What A Mess?

In a stack of papers called Instruction.

  • Oct
  • 04
  • 2008

Monday – We wrapped up some apostrophe work from the previous week. We then talked about the Picture Write and verbally started a sample. Students threw out some interesting turns of phrase, but nothing was committed to paper. Still, to keep things from feeling monotonous and oppressive, not having the paperwork today was likely a smart move. The class was a bit chaotic, with students standing up, moving around, changing seats, coming up for closer looks at the image on the overhead, shouting profane slurs at each other, that group in the back not on task, etc.

Tuesday – Today was horrible. Last week I started this, so today I had to end it. There were three stations for you and a partner to go through: create your own Find The Errors tests (things we’ve been doing at the top of the period for the last four weeks), finish/correct work collected in the past few days, begin the week’s writing by working on the Picture Write Notes. At any given time, I had one group working well, but all others were raising Cain. Frankly, I’m surprised that the walls were left standing at the end of the period.

Wednesday – We worked on apostrophes again because I wasn’t happy with the previous results (and I suspect that just about everything needs to be repeated at least once in this class). We did things quicker and with more student involvement, a punchier set of exercises. For each sentence, I’d call for three volunteers: one to type the initial reworking and two others ready to make any necessary changes. Everyone felt like they were being called on or gypped equally. I did the same for the Sentence Combining exercise we moved to in the final minutes. The class was crazy, but I’d designed it that way since students were required to stand up and move at various times.

Thursday – Since the Picture Write is due on Friday, we spent today working on the notes. We formed five groups, each one focused on a single sense to describe in regard to the image on the OHP. This is the Expert Group. Ideally, we’d only spend two minutes in intense discussion about how to describe that one sense. Each group had five members, so we then split into another set of groups where each sense was represented. This is the Base Group where all Experts share out their findings. At the end, everyone should have a Picture Write Notes organizer all filled in. This took forty minutes where I had allotted fifteen. At the front of the period, I had explained how the points would work in our Basketball Review, using that as the teaser to help them get these notes done fast. About fifteen minutes before the end of the period, the whole class saw that there was no way we’d get to make any shots, for two, three, or four points. This was completely against the vision I had in my head and such a bummer. And the students knew it, too, so I guess my teaser sort-of worked.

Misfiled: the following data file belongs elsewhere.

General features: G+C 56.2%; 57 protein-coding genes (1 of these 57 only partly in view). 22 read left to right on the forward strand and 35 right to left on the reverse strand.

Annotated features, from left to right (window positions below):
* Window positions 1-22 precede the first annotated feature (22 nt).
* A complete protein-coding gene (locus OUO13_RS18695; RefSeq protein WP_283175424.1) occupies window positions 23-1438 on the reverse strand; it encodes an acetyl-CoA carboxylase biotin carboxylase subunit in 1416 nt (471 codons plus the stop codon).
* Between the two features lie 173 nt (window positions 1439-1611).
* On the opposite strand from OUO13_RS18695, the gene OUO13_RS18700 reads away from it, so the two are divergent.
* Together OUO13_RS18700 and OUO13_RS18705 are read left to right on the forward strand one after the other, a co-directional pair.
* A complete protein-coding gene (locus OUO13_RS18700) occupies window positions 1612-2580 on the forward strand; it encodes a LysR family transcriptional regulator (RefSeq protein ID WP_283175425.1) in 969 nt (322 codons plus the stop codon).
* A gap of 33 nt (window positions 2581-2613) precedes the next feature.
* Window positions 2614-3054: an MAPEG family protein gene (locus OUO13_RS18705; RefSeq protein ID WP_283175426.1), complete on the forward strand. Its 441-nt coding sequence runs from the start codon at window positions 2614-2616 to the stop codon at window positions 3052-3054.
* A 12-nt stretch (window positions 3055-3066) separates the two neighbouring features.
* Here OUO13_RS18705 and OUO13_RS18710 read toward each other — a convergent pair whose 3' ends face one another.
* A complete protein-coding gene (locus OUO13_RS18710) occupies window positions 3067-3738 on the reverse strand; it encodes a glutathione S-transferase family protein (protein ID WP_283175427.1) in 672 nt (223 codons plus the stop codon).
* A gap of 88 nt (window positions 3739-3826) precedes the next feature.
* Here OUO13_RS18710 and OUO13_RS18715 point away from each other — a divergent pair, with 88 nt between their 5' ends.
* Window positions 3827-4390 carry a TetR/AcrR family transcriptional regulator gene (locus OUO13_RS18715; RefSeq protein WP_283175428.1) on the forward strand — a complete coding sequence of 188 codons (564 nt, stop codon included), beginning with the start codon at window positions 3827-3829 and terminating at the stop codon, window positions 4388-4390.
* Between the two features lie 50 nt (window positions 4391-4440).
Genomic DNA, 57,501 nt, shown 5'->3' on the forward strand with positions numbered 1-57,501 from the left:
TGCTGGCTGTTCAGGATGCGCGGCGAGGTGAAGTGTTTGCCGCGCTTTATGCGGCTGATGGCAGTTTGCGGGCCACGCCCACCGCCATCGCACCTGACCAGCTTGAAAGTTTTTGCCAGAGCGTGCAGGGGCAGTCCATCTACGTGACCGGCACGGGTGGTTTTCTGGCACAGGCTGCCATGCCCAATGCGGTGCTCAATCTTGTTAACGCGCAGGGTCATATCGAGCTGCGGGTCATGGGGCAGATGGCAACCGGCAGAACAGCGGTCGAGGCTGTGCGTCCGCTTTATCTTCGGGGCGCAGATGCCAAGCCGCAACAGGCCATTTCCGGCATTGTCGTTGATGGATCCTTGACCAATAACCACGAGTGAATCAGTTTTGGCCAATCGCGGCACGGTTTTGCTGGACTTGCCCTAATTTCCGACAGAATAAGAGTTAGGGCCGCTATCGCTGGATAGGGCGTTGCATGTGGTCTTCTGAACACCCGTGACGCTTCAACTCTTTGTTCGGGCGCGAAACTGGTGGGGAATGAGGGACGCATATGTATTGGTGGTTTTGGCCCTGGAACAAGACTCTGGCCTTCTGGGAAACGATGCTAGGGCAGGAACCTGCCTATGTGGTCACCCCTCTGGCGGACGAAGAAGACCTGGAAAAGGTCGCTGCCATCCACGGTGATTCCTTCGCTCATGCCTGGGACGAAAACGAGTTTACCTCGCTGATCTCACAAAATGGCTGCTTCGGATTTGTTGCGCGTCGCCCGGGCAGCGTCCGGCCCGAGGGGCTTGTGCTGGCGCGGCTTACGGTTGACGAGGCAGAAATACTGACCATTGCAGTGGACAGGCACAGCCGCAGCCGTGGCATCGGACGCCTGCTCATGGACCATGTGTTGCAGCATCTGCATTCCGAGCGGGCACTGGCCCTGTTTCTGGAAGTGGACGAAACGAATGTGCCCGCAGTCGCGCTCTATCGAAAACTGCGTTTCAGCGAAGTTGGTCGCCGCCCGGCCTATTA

Friday – We started with the moment of truth: the Picture Write. I handed out sample sentences, walked them through a tiny bit of it, told them to take out their corrected Find The Errors tests to keep them sharp, made sure everyone had a set of Picture Write Notes at the ready, and passed out dictionaries/advice as needed. The entire class wrote, mostly silently, for twenty-five minutes. Re-read that last sentence. “How do I start?” was answered with “Use ‘I can see…’ and finish the thought.” “How do you spell ‘squatting’?” “Here’s a dictionary. S-Q-U is where you should look.” I even saw a tiny handful revise, though I also saw several scribble down everything inside of five minutes. They worked relatively hard on this. We then got loud again, using the Sentence Combining worksheet as a way to test out the Basketball Review (not a single shot sunk). I still can’t get over how diligently they worked at the beginning. All the week’s mess built up to that and they did it.


All handouts today are Word documents, except the last one, a PowerPoint deck.

1 comment

1. DELFINA says:

[4/2/2009 - 6:34 am]

hi! i’m an English student myself who happened to come across this site quite accidentally. I’m also a private teacher in my spare time, and for certain levels, I think the ex. very useful! I would have liked to witness their realisation within a whole class, honestly!
I’s also like to add that it is most interesting to write and read about how this type of exercises cause to students to react in different ways, since it proves how effective they can be for students’ learning.